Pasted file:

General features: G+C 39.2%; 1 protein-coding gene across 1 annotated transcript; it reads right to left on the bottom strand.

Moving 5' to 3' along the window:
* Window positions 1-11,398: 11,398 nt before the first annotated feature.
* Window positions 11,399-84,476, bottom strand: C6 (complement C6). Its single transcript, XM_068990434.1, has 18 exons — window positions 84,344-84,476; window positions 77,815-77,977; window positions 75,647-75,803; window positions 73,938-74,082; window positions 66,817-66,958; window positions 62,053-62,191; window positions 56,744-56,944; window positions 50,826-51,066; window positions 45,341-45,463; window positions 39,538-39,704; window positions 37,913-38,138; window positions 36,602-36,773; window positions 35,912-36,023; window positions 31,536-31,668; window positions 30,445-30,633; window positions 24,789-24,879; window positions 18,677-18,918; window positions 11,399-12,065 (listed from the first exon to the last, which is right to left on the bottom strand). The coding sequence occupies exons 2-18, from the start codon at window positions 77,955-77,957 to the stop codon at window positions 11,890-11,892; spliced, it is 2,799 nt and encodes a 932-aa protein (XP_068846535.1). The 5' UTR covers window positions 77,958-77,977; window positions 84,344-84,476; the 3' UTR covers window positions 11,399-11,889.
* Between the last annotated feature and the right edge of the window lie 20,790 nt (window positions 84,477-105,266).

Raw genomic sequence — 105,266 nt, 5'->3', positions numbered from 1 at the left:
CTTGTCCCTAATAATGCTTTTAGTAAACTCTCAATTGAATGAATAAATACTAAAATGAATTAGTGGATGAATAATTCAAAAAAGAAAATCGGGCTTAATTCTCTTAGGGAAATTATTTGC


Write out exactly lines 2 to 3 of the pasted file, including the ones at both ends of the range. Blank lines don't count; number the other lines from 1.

Moving 5' to 3' along the window:
* Window positions 1-11,398: 11,398 nt before the first annotated feature.